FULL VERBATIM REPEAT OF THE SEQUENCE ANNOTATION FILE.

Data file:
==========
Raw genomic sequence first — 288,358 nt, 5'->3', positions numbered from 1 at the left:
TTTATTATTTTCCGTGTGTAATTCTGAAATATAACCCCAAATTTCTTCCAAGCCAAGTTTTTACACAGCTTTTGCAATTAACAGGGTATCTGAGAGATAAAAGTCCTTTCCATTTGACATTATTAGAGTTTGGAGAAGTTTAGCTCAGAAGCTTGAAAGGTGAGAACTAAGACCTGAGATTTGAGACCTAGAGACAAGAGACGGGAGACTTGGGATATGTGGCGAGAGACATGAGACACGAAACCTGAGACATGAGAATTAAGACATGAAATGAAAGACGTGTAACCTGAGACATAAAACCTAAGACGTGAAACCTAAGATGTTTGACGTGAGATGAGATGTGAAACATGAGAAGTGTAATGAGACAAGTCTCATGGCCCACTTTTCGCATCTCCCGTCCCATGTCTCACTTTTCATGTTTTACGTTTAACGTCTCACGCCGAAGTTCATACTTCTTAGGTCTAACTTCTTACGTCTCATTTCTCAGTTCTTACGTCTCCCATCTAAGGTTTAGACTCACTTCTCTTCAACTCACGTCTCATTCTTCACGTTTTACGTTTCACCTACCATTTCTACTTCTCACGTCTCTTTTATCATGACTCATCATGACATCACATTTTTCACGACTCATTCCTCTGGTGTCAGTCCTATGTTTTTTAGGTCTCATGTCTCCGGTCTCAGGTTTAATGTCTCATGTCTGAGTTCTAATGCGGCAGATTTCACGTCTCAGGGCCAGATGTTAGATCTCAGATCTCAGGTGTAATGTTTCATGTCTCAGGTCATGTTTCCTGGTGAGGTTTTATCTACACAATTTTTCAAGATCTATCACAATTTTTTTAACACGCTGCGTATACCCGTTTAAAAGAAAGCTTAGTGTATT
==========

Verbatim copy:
Raw genomic sequence first — 288,358 nt, 5'->3', positions numbered from 1 at the left:
TTTATTATTTTCCGTGTGTAATTCTGAAATATAACCCCAAATTTCTTCCAAGCCAAGTTTTTACACAGCTTTTGCAATTAACAGGGTATCTGAGAGATAAAAGTCCTTTCCATTTGACATTATTAGAGTTTGGAGAAGTTTAGCTCAGAAGCTTGAAAGGTGAGAACTAAGACCTGAGATTTGAGACCTAGAGACAAGAGACGGGAGACTTGGGATATGTGGCGAGAGACATGAGACACGAAACCTGAGACATGAGAATTAAGACATGAAATGAAAGACGTGTAACCTGAGACATAAAACCTAAGACGTGAAACCTAAGATGTTTGACGTGAGATGAGATGTGAAACATGAGAAGTGTAATGAGACAAGTCTCATGGCCCACTTTTCGCATCTCCCGTCCCATGTCTCACTTTTCATGTTTTACGTTTAACGTCTCACGCCGAAGTTCATACTTCTTAGGTCTAACTTCTTACGTCTCATTTCTCAGTTCTTACGTCTCCCATCTAAGGTTTAGACTCACTTCTCTTCAACTCACGTCTCATTCTTCACGTTTTACGTTTCACCTACCATTTCTACTTCTCACGTCTCTTTTATCATGACTCATCATGACATCACATTTTTCACGACTCATTCCTCTGGTGTCAGTCCTATGTTTTTTAGGTCTCATGTCTCCGGTCTCAGGTTTAATGTCTCATGTCTGAGTTCTAATGCGGCAGATTTCACGTCTCAGGGCCAGATGTTAGATCTCAGATCTCAGGTGTAATGTTTCATGTCTCAGGTCATGTTTCCTGGTGAGGTTTTATCTACACAATTTTTCAAGATCTATCACAATTTTTTTAACACGCTGCGTATACCCGTTTAAAAGAAAGCTTAGTGTATT